Tip: Have a daily schedule on a whiteboard or poster board that lets them know their plan for the day — including a few breaks or “recess." This will give them something to look forward to as they complete their schoolwork.

Establish a quiet place to study

Not every child has a desk or place where they can sit down and quietly work at home. Without this space, it’s challenging for some kids to stay focused on homework or virtual learning.

To avoid this, designate a quiet space in your house where your child can more easily focus on what they need to get done. If you don’t have a desk they can use, consider the kitchen or dining room table, or even a folding table in a guest room or other quiet area. Or check out these ideas for how to DIY a "cloffice" (a closet office)! To make sure this space is right for your child, try sitting with them while they work. Be respectful if they want to be alone, but be sure to check in once and a while to make sure they aren’t distracted and are getting work done.

Talk to their teacher

Teachers want your child to stay motivated with schoolwork just as much as you do. They can be a great resource when it comes to keeping kids motivated to learn — especially since it’s part of their job. Reach out to your child’s teacher and talk about where your child is succeeding and struggling, and ask if you can together work on a plan to share out positive words of encouragement, both verbal and written, when your child does well. Hearing affirmations from you and from their teacher can be a really effective way to keep your child engaged and motivated to continue doing well.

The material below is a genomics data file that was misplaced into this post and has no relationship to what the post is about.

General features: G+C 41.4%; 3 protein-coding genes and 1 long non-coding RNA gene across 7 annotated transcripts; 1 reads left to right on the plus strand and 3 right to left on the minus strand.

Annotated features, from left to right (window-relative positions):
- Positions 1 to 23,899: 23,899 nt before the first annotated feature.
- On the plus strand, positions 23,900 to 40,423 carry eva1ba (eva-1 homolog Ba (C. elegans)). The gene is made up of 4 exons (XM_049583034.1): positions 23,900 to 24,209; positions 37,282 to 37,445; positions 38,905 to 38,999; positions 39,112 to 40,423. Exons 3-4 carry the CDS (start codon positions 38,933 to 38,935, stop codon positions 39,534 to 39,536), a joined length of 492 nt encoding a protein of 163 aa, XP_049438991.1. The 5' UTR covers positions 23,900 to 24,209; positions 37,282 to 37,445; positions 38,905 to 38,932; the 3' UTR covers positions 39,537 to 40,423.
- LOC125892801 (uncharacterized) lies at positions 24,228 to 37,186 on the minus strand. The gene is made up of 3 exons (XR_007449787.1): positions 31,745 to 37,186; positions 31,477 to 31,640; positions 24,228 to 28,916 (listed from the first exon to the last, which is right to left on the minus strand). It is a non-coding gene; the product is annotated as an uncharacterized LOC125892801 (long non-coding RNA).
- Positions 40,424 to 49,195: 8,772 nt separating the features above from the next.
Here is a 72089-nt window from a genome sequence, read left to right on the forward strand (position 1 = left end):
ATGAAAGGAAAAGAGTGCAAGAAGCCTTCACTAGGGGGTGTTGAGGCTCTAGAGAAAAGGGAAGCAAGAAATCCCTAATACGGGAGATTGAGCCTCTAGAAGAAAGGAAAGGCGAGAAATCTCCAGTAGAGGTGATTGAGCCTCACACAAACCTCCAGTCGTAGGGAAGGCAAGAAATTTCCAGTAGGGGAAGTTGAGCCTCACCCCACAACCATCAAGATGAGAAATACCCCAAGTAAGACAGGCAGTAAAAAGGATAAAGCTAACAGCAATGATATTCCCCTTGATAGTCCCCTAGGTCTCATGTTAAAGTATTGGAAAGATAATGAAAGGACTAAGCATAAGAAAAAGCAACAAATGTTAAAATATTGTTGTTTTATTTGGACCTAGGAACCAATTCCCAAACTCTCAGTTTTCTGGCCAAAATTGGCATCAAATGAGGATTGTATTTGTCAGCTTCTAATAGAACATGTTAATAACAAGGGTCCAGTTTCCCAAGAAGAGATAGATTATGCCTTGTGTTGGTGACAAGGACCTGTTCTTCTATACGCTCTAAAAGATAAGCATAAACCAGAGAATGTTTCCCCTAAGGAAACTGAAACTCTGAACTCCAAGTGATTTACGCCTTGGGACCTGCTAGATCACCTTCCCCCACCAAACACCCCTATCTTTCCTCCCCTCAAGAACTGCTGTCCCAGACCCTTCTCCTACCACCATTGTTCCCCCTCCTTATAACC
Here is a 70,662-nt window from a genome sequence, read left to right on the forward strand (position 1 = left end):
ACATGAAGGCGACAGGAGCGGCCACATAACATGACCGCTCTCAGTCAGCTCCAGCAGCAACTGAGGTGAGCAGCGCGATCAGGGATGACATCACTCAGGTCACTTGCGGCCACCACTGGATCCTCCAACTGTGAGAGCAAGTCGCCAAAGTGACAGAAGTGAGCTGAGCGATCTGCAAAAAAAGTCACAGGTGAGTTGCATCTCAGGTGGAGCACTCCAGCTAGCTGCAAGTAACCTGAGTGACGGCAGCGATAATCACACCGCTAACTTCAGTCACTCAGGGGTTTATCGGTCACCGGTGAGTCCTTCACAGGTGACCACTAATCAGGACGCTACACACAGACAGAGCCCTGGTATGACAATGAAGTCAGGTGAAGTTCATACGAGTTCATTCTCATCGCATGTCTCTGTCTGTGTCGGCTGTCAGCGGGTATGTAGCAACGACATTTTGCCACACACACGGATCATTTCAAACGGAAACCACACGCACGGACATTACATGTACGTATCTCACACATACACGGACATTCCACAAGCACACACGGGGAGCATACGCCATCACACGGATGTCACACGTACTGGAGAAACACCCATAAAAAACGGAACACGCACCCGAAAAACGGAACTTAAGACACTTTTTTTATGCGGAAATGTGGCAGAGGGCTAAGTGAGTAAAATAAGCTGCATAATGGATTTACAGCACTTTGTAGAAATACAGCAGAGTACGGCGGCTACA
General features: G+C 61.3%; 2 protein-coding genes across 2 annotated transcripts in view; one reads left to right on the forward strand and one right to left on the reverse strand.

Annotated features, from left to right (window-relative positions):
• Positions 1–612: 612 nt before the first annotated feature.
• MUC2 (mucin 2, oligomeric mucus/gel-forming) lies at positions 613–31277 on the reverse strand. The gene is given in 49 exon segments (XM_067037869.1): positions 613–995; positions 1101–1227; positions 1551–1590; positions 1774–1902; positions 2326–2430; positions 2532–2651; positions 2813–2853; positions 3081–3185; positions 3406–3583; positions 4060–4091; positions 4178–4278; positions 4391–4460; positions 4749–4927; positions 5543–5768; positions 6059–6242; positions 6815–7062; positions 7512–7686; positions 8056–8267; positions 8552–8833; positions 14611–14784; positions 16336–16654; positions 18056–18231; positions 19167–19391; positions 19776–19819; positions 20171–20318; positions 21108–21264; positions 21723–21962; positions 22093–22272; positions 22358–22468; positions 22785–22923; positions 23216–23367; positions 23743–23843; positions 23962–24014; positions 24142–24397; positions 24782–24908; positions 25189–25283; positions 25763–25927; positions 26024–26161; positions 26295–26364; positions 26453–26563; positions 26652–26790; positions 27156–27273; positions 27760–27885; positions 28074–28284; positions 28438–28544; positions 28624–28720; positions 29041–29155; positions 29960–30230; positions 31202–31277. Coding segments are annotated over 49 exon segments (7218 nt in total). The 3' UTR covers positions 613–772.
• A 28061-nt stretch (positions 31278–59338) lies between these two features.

Use the “when you” or “once you” rule

When you have a job, you get paid to do your job. This is a simple example of the “when you” rule: an easy way to teach your child that doing what they’re supposed to do can lead to rewards. Try to instill this idea by building simple rewards and big rewards they can work towards. “When you’ve finished that assignment you can watch YouTube,” or “once you spend an hour working on that project, you can go outside and play once” are just a couple examples.

Find a study buddy